Remember, it is just as important to find exit levels for your trade, not just entry levels. Both the RSI and stochastic oscillator can be used to see when a trend is coming to an end, indicating it is time to close your trade.
With us, you can also attach stop-losses and limit-closes to your positions, which can close your trade when a specific price level is hit. While stop-losses enable you to cap your risk, limit-closes would help you lock in any profits earned.
Overbought and oversold levels summed up
- Overbought and oversold levels are used to describe the price of an asset in relation to its fair value
- These levels are most commonly used in share trading, but also apply to other markets such as options, forex and commodities
- Overbought markets have seen significant price increases, leading to the asset becoming priced higher than it is actually worth. A period of downturn will likely follow
- Oversold markets experience sustained price decreased, causing the asset to be worth less than its true value. A market rally usually follows
- The best way to identify overbought and oversold levels is by using technical analysis – looking at price charts and indicators to highlight patterns in market movements
- Two popular overbought and oversold indicators are the relative strength index and stochastic oscillator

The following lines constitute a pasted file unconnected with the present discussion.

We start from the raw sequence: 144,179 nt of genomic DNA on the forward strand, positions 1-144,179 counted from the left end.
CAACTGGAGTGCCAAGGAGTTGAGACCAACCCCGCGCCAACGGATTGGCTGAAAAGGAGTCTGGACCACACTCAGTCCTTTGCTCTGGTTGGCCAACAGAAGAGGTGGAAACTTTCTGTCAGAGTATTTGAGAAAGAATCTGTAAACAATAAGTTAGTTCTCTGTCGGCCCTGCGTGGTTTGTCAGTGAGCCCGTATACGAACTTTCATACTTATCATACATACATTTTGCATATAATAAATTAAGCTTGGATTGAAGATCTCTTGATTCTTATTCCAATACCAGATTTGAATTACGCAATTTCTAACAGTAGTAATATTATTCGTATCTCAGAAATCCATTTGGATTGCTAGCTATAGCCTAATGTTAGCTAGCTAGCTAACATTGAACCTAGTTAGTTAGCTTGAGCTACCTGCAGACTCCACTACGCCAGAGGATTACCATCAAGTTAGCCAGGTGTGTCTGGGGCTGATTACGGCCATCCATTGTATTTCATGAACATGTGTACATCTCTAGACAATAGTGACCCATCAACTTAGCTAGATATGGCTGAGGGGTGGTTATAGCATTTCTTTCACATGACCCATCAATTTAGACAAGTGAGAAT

- It’s important to identify both entry and exit levels for trades
- Trading CFDs or spread betting enables you to speculate on rising and falling markets – making full use of overbought and oversold signals
Publication date :
IGA, may distribute information/research produced by its respective foreign affiliates within the IG Group of companies pursuant to an arrangement under Regulation 32C of the Financial Advisers Regulations. Where the research is distributed in Singapore to a person who is not an Accredited Investor, Expert Investor or an Institutional Investor, IGA accepts legal responsibility for the contents of the report to such persons only to the extent required by law. Singapore recipients should contact IGA at 6390 5118 for matters arising from, or in connection with the information distributed.
The information/research herein is prepared by IG Asia Pte Ltd (IGA) and its foreign affiliated companies (collectively known as the IG Group) and is intended for general circulation only. It does not take into account the specific investment objectives, financial situation, or particular needs of any particular person. You should take into account your specific investment objectives, financial situation, and particular needs before making a commitment to trade, including seeking advice from an independent financial adviser regarding the suitability of the investment, under a separate engagement, as you deem fit.
Please see important Research Disclaimer.